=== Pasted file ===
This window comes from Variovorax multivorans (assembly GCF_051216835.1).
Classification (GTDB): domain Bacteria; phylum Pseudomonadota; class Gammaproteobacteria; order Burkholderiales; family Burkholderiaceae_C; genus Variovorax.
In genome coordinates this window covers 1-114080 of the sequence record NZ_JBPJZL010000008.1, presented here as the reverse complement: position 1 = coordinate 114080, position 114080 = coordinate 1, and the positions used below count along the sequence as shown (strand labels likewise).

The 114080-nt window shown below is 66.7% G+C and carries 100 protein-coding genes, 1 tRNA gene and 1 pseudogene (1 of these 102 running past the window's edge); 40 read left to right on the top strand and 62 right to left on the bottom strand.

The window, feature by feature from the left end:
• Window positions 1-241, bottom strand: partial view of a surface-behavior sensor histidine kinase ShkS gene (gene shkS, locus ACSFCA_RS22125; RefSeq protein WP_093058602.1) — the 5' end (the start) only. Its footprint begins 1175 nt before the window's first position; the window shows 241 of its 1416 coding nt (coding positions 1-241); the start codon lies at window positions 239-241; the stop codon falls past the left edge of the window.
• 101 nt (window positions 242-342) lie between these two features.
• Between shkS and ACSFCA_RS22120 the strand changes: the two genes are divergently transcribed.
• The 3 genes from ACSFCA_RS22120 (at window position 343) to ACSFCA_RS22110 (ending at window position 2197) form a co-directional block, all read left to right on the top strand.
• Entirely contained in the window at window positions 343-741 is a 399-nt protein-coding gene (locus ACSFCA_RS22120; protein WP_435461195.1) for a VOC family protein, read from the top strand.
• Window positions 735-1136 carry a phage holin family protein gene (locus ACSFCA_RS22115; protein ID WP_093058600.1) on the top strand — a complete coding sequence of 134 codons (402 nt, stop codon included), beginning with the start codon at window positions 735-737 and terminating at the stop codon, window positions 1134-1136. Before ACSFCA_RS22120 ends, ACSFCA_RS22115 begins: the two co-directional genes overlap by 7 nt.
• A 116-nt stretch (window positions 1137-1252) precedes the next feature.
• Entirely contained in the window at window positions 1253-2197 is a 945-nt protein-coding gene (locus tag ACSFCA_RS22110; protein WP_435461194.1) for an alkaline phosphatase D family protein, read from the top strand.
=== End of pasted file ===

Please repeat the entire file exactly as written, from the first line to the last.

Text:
This window comes from Variovorax multivorans (assembly GCF_051216835.1).
Classification (GTDB): domain Bacteria; phylum Pseudomonadota; class Gammaproteobacteria; order Burkholderiales; family Burkholderiaceae_C; genus Variovorax.
In genome coordinates this window covers 1-114080 of the sequence record NZ_JBPJZL010000008.1, presented here as the reverse complement: position 1 = coordinate 114080, position 114080 = coordinate 1, and the positions used below count along the sequence as shown (strand labels likewise).

The 114080-nt window shown below is 66.7% G+C and carries 100 protein-coding genes, 1 tRNA gene and 1 pseudogene (1 of these 102 running past the window's edge); 40 read left to right on the top strand and 62 right to left on the bottom strand.

The window, feature by feature from the left end:
• Window positions 1-241, bottom strand: partial view of a surface-behavior sensor histidine kinase ShkS gene (gene shkS, locus ACSFCA_RS22125; RefSeq protein WP_093058602.1) — the 5' end (the start) only. Its footprint begins 1175 nt before the window's first position; the window shows 241 of its 1416 coding nt (coding positions 1-241); the start codon lies at window positions 239-241; the stop codon falls past the left edge of the window.
• 101 nt (window positions 242-342) lie between these two features.
• Between shkS and ACSFCA_RS22120 the strand changes: the two genes are divergently transcribed.
• The 3 genes from ACSFCA_RS22120 (at window position 343) to ACSFCA_RS22110 (ending at window position 2197) form a co-directional block, all read left to right on the top strand.
• Entirely contained in the window at window positions 343-741 is a 399-nt protein-coding gene (locus ACSFCA_RS22120; protein WP_435461195.1) for a VOC family protein, read from the top strand.
• Window positions 735-1136 carry a phage holin family protein gene (locus ACSFCA_RS22115; protein ID WP_093058600.1) on the top strand — a complete coding sequence of 134 codons (402 nt, stop codon included), beginning with the start codon at window positions 735-737 and terminating at the stop codon, window positions 1134-1136. Before ACSFCA_RS22120 ends, ACSFCA_RS22115 begins: the two co-directional genes overlap by 7 nt.
• A 116-nt stretch (window positions 1137-1252) precedes the next feature.
• Entirely contained in the window at window positions 1253-2197 is a 945-nt protein-coding gene (locus tag ACSFCA_RS22110; protein WP_435461194.1) for an alkaline phosphatase D family protein, read from the top strand.